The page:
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C++ Tutorial - Advanced Pointers


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About Class Function Methods
The address of a function is obtained by assigning the function name without brackets. If the function is getValue(), then getValue is the address and this is what you assign. So far though we've only used non class functions. What if we want to call a member of a class through a function pointer? The example below does this.

Download example 3 ex3.cpp - Using Class Member functions via pointers.

Using Class Member Function Pointers

Lets pretend that static class functions don't exist for now as those haven't been covered in a tutorial yet. That leaves class member functions. In example two, the function MyFunc() was not part of a class. It existed in isolation. But realistically we may well want to call class member functions through a pointer.

Here is the problem. It doesn't make sense to just take the address of a class member function (which is what we did with MyFunc) because we don't know which instance of the class we mean. What if we had an array of ten objects. Which one would it use? It needs the object as well as the function.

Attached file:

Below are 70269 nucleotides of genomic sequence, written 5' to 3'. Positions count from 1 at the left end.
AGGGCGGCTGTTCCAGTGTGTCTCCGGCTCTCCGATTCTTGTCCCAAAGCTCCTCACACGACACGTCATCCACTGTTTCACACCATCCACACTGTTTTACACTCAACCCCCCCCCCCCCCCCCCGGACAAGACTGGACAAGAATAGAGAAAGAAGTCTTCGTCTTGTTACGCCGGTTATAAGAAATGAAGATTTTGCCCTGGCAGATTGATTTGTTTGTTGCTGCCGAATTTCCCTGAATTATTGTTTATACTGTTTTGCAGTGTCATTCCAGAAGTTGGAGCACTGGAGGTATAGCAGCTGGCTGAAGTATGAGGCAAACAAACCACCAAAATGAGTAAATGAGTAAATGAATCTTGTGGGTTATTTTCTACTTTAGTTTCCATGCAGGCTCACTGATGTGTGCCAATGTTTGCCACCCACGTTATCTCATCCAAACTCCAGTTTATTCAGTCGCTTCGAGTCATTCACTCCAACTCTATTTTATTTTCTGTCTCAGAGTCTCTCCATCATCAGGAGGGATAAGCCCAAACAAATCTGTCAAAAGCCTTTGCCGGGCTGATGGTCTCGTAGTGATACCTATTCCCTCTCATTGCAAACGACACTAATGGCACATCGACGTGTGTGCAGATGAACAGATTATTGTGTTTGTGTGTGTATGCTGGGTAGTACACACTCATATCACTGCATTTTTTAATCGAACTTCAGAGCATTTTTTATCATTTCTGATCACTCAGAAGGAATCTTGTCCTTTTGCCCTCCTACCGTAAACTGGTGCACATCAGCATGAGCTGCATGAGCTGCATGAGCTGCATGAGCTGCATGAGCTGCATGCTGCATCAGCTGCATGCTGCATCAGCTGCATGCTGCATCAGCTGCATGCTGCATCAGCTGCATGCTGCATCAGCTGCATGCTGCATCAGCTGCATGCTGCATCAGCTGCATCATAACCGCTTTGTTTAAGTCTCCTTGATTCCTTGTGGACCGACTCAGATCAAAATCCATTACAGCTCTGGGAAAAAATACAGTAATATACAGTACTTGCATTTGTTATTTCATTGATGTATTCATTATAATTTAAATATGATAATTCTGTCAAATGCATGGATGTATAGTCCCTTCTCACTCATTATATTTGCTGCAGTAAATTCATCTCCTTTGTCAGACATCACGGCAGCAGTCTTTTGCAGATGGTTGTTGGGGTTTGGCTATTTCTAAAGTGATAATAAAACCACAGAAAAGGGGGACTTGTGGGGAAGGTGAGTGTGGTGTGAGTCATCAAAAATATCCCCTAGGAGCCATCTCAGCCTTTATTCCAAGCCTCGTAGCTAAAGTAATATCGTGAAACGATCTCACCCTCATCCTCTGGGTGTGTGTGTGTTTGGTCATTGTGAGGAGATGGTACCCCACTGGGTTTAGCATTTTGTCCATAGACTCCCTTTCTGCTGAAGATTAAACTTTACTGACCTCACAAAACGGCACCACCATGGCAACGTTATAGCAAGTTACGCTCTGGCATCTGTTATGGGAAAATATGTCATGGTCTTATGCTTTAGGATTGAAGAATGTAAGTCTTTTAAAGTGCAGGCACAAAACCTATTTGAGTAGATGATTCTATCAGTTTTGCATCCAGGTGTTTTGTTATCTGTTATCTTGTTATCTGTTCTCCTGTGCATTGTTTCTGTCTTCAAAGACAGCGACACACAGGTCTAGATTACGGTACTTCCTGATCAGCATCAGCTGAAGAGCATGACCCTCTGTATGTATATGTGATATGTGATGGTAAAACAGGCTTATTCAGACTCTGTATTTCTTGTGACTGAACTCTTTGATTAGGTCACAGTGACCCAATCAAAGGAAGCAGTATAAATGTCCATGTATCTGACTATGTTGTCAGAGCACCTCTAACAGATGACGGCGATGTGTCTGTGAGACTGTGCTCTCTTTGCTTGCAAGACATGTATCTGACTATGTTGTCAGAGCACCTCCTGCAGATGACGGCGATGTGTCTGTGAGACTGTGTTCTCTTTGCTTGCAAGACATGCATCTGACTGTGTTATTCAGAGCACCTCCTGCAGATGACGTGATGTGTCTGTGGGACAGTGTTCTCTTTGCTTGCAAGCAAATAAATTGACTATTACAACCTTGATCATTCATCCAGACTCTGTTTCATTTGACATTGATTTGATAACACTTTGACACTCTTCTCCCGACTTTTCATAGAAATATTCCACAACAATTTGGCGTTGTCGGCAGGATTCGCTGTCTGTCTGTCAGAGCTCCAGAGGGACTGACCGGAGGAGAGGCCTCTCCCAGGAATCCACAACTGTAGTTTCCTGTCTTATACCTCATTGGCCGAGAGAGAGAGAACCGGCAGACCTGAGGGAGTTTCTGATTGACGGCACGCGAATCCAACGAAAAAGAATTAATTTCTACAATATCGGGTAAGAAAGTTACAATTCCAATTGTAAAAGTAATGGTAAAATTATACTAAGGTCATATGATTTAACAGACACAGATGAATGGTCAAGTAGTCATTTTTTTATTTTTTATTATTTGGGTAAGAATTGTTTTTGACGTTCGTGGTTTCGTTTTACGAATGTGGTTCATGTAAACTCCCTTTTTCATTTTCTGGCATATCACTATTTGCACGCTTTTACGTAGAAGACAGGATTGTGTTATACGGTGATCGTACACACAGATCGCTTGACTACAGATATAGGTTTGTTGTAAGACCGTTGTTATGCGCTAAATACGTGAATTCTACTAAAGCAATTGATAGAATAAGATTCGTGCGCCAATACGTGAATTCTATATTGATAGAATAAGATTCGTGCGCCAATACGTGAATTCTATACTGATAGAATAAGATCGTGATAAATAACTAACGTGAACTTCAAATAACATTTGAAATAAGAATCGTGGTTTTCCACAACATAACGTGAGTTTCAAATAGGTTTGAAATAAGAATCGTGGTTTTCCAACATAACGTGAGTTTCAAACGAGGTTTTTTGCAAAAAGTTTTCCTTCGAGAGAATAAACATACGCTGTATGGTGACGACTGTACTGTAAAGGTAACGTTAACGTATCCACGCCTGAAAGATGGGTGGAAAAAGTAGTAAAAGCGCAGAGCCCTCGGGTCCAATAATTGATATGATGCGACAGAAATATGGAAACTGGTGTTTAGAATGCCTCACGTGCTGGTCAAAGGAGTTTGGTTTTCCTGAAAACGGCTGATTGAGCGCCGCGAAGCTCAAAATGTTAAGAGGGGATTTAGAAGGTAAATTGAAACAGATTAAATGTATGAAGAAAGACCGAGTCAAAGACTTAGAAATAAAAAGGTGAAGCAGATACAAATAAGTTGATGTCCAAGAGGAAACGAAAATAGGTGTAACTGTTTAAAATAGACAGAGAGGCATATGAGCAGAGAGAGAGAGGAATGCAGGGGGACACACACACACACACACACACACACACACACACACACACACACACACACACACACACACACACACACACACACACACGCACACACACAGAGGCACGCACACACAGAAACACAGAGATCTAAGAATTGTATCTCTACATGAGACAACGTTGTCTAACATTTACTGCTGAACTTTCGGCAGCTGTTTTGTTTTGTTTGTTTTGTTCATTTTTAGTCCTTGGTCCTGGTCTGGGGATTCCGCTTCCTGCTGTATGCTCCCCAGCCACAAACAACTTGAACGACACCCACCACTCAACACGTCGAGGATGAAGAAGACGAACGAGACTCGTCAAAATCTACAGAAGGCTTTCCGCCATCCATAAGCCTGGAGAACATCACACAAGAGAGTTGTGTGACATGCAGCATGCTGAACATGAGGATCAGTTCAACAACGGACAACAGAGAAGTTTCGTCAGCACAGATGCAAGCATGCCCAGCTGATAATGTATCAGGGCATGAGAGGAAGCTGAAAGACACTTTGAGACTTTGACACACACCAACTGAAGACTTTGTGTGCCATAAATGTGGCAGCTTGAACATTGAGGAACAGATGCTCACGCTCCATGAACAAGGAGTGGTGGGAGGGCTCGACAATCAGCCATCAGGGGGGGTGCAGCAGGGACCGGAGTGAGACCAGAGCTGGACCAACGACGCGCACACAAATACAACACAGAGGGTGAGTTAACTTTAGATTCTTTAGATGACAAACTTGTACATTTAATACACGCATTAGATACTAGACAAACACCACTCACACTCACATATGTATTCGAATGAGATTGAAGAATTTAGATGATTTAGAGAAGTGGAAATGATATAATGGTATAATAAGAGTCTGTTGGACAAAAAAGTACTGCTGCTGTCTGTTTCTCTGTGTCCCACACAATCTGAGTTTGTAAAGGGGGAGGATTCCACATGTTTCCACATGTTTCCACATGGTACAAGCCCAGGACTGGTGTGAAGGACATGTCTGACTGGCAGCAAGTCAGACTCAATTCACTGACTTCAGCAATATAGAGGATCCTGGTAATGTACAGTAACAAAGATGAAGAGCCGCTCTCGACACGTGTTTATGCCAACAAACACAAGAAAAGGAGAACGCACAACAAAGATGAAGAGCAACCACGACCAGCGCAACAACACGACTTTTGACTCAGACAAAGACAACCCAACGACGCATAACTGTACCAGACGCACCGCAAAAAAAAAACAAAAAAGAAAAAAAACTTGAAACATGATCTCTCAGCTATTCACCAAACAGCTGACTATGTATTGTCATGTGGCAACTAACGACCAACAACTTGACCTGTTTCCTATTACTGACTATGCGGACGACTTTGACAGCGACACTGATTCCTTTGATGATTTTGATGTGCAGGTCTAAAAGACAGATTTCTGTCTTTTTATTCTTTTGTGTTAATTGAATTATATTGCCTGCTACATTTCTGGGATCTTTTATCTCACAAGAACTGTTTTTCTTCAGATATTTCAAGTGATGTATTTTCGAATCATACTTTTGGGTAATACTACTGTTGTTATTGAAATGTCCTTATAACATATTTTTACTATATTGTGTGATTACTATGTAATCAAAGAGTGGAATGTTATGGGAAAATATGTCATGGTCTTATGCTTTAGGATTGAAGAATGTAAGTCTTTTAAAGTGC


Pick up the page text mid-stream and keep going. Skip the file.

Defining the variable to hold the function is more or less the same as before. The syntax though is a bit uglier because the class is used. First the variable is declared to hold the class function pointer.

   int (CList::*m_pointerToMember)(pElement) ;
This has to have the class prefix CList:: or else the compiler will treat it as a non class function pointer. Likewise, anywhere it is assigned- in this function
  void SetCallback( int (CList::*newpointerToMember)(pElement)) ;
also requires the same treatment and the function assigned in List.SetCallback must be specified though you have the choice of either
Either will do though my preference is the latter.

On the next page : A recap on the syntax of Function Pointers

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